Detection and Highlighting using a Multi-Flash Technique, 2002
Imagine a camera, no
larger than existing digital cameras, that can directly find depth
edges or create stylized images. As we know, a flash to the left of a
camera creates a sliver of shadow to the right of each silhouette
(depth discontinuity) in the image. We add a flash on the right, which
creates a sliver of shadow to the left of each silhouette, a flash to
the top and bottom. By observing the shadows, one can robustly find all
the pixels corresponding to shape boundaries
(depth discontinuities). This is a strikingly simple way of calculating
edges. Below, we show one potential application in generating NPR
We present a
non-photorealistic rendering approach to capture and
convey shape features of real-world scenes. We use a camera with
multiple flashes that are strategically positioned to cast shadows
along depth discontinuities in the scene. The projective-geometric
relationship of the camera-flash setup is then exploited to detect
depth discontinuities and distinguish them from intensity edges due
to material discontinuities.
We introduce depiction methods that utilize the detected edge
features to generate stylized static and animated images. We can
highlight the detected features, suppress unnecessary details or
combine features from multiple images. The resulting images more
clearly convey the 3D structure of the imaged scenes.
We take a very different approach to capturing geometric features
of a scene than traditional approaches that require reconstructing
a 3D model. This results in a method that is both surprisingly
simple and computationally efficient. The entire hardware/software
setup can conceivably be packaged into a self-contained device no
larger than existing digital cameras.
Discontinuity Confidence Map created by Multi-Flash Camera
Notice the individual leaves now clearly visible
shape clarifying image
raw depth edge confidence map
Notice the four spark plugs, dip
stick, shape of engine next to dip stick, and the Honda sign now
visible in this shape clarifying image.
However, the disadvantage, common to NPR techniques, is that some
texture detail is lost.
Raw Result of Our Method for
Depth Edge Detection (with no post-processing)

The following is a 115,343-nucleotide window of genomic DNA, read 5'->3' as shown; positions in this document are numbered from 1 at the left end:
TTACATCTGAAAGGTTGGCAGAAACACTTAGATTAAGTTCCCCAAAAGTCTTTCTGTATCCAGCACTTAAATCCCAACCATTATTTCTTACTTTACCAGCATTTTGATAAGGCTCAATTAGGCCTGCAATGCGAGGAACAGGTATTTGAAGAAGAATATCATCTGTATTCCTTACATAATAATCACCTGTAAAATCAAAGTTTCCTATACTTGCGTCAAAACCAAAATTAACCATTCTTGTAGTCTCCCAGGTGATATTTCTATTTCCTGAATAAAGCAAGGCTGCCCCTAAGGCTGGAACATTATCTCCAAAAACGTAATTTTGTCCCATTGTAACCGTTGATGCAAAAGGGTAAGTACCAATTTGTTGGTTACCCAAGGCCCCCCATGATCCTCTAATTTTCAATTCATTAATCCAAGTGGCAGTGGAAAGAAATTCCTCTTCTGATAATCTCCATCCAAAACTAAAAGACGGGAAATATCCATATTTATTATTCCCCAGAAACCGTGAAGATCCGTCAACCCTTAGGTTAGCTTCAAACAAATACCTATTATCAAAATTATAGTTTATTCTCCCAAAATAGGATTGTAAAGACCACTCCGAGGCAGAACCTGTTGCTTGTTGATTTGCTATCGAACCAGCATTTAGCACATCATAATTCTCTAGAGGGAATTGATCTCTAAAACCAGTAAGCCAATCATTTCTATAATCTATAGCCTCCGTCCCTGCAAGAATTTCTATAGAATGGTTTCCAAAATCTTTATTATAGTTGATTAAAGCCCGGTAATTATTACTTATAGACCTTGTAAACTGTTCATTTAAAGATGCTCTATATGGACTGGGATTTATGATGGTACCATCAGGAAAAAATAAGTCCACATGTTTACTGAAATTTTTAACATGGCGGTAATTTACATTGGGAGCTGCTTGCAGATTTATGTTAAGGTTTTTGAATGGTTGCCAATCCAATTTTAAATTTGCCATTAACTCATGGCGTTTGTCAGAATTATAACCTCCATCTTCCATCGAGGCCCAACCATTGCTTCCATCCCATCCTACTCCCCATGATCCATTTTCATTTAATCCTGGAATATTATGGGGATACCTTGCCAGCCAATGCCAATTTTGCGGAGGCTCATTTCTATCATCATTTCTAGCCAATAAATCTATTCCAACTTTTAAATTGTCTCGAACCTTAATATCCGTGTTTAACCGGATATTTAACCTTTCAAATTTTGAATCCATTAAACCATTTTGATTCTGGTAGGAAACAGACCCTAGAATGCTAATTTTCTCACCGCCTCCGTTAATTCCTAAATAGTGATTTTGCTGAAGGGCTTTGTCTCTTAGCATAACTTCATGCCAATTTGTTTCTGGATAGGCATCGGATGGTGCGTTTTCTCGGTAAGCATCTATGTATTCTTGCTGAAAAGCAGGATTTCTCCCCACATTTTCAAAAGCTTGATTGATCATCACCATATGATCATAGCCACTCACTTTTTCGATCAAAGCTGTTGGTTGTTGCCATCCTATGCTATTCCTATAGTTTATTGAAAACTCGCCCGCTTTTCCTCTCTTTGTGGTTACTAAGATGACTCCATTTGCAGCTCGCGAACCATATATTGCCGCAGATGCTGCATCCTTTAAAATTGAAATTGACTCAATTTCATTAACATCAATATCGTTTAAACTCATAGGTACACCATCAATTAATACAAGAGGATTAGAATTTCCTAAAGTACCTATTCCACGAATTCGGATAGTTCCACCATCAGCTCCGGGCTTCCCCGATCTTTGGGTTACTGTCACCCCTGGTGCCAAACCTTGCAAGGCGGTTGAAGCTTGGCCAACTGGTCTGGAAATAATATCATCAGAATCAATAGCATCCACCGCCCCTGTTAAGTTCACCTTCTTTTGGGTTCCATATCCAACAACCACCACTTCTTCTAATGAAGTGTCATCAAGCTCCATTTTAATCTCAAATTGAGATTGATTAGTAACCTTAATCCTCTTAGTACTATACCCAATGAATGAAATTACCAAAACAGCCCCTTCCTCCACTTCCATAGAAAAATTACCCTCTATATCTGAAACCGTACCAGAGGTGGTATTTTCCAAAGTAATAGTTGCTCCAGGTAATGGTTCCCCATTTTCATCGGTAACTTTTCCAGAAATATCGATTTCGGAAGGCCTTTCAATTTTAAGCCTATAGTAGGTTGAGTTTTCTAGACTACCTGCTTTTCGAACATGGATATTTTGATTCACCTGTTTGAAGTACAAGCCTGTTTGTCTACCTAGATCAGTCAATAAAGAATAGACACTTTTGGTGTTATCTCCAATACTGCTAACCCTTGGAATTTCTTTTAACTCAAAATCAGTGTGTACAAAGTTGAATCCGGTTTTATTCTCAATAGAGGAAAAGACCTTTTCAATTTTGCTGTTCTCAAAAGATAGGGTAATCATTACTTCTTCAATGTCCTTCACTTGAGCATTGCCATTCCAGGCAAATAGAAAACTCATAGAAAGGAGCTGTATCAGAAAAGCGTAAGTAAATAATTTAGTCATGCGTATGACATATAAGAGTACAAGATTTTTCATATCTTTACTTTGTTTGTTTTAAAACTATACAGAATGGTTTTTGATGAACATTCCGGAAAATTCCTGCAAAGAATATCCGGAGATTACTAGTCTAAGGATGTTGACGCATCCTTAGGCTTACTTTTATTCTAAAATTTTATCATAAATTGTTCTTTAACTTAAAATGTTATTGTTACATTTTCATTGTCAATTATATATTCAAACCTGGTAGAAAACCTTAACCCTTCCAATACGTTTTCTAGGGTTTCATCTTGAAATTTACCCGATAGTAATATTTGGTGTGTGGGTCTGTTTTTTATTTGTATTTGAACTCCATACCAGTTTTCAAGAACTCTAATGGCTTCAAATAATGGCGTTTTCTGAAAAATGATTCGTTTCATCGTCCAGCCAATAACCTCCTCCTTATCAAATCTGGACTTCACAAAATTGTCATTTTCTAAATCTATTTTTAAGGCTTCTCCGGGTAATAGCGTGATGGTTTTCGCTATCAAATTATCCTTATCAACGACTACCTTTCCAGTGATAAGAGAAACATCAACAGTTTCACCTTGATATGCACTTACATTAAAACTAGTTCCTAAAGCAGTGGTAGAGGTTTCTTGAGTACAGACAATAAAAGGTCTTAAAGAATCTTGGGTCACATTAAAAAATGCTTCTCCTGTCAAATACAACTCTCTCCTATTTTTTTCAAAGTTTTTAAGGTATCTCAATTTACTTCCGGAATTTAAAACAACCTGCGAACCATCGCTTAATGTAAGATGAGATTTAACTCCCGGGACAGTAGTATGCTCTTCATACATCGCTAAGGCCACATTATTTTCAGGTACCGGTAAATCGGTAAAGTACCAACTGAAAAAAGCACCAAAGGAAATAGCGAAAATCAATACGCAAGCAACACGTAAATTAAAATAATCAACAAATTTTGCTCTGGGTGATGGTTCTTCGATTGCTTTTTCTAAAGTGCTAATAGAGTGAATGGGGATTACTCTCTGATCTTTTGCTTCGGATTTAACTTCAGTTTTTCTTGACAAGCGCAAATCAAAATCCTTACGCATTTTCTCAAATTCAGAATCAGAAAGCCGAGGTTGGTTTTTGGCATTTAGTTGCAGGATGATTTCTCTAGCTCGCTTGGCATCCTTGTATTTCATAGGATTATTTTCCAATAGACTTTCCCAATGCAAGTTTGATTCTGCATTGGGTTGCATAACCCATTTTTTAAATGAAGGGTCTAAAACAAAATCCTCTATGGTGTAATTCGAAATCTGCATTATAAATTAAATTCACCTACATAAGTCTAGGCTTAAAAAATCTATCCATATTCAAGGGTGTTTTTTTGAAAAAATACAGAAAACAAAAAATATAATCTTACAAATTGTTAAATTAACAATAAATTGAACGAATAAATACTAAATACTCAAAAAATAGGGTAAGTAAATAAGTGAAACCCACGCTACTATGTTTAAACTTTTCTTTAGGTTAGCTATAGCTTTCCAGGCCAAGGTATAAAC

One type of rendering
Comparison with Intensity Edge
detection (Canny) results
We were surprised by
the simplicity of our depth edge detection solution. We found it
difficult to believe that, while photometric stereo techniques solved
the more difficult problem of computing surface orientation (and
indirectly the depth values), procedures to directly find the depth
discontinuity were rarely explored.
Hence, after developing
this technique in 2002, we discussed with various researchers at CVPR
2003 (where it was also shown as a demo), ICCV 2003 and Siggraph 2003
(where the basic ideas of depth edge detected were presented as a
sketch) and asked for feedback. We concluded that, one possible reason
this type of strategic placement of light sources very close to the
camera was overlooked is that, in-fact for most photometric stereo or
shape-from-shadow or shape-from-shading technique, the flash
configuration is a failure case. However, beyond our search and
discussion with researchers, it is quite possible that a approach
to ours was explored in 60's or 70's. So we asked researchers who have
active since 70's who refered us to papers that analyzed intensity
in images but those techniques required widely varying
illumination on objects with uniform albedo.
For most techniques to
compare with, a
simple question to ask is : Will the method find a depth edge for a
white piece of paper in front of a white background ?
Here is what Stan Birchfield
(Ph.D. Thesis 'Depth and Motion Discontinuities', Stanford University,
1999) has to say about our work (printed with permission).
"Detecting depth discontinuities is fundamental to image understanding,
and important for many tasks. With a well-crafted hardware
modification, this work has moved this problem from theoretical
possibility to practical reality. The results are orders of
magnitude better than anything previous."
If you are familiar with
related techniques, we would love to hear from you.